The life of a team pursuing the Cornell-Queen’s Executive MBA
To make it easy for busy professionals in major cities to pursue its executive degree, Queen’s pioneered offering classes via high-quality, real-time, interactive videoconferencing technology in customized boardrooms in cities across Canada.
For CQEMBA, that model has produced an especially rich environment for students, who attend class with peers from throughout North America. “The participants represent a far more diverse group of industries and backgrounds than could possibly be the case if they all came from a single city or region,” says Danny Szpiro, assistant dean for executive education at Johnson and founding director of the CQEMBA program.
A professional in a software firm in Seattle, for instance, might have a chance to learn from colleagues who work on Wall Street or Toronto’s Bay Street, or in the energy centers of Houston and Calgary, he said.
Classes have grown increasingly diverse as CQEMBA has expanded its footprint. Members of the Class of 2011 attended boardroom sessions in nine cities in the U.S. and six in Canada. More recently, the program added Sacramento, San Diego, and Austin.
While broadening their knowledge and developing new proficiencies, students in the program may also make important contributions in the business world. That happens often during the Global Business Project, in which each CQEMBA team provides consulting services to an overseas firm or to a domestic firm with overseas operations.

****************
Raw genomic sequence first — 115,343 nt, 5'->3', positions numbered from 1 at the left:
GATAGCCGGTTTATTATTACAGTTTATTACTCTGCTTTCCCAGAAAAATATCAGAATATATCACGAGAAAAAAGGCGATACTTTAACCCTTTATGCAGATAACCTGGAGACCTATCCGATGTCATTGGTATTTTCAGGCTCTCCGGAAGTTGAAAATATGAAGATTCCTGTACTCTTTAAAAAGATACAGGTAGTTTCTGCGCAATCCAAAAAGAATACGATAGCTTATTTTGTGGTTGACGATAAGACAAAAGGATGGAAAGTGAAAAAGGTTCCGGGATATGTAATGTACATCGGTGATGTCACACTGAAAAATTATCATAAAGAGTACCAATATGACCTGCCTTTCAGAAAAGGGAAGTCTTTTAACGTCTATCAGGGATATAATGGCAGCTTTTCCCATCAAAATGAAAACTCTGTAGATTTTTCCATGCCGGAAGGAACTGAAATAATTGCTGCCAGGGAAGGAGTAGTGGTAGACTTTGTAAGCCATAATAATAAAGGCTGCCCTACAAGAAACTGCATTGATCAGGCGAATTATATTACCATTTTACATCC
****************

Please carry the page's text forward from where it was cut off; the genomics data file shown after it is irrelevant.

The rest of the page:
“They’re solving a real-world problem or developing an entry strategy or expansion strategy for a company,” says Shai Dubey, director of the CQEMBA program at Queen’s. Teams have applied their knowledge and skills so successfully that some companies have come back to request more students to work on new projects, he says.
Students working on individual projects have also provided valuable services. Several years ago, as part of her project, a student from Calgary working for a major U.S.-based firm devised a plan to restructure some of that company’s operations. “She was asked to fly to headquarters to present to the executive team, because the project was saving the company tens of millions of dollars,” Dubey says.
Some projects spawn business startups. For example, building on his new venture project, Shawn Burns, MBA ’07 (CQ), founded Carbon Credit Corp., a successful Vancouver-based technology and consulting firm in the environmental sector.
In fact, CQEMBA has become a significant breeding ground for new businesses, Dubey says. “It surprises me, the number of people who have decided they have the entrepreneurial flair and have decided to go off on their own.”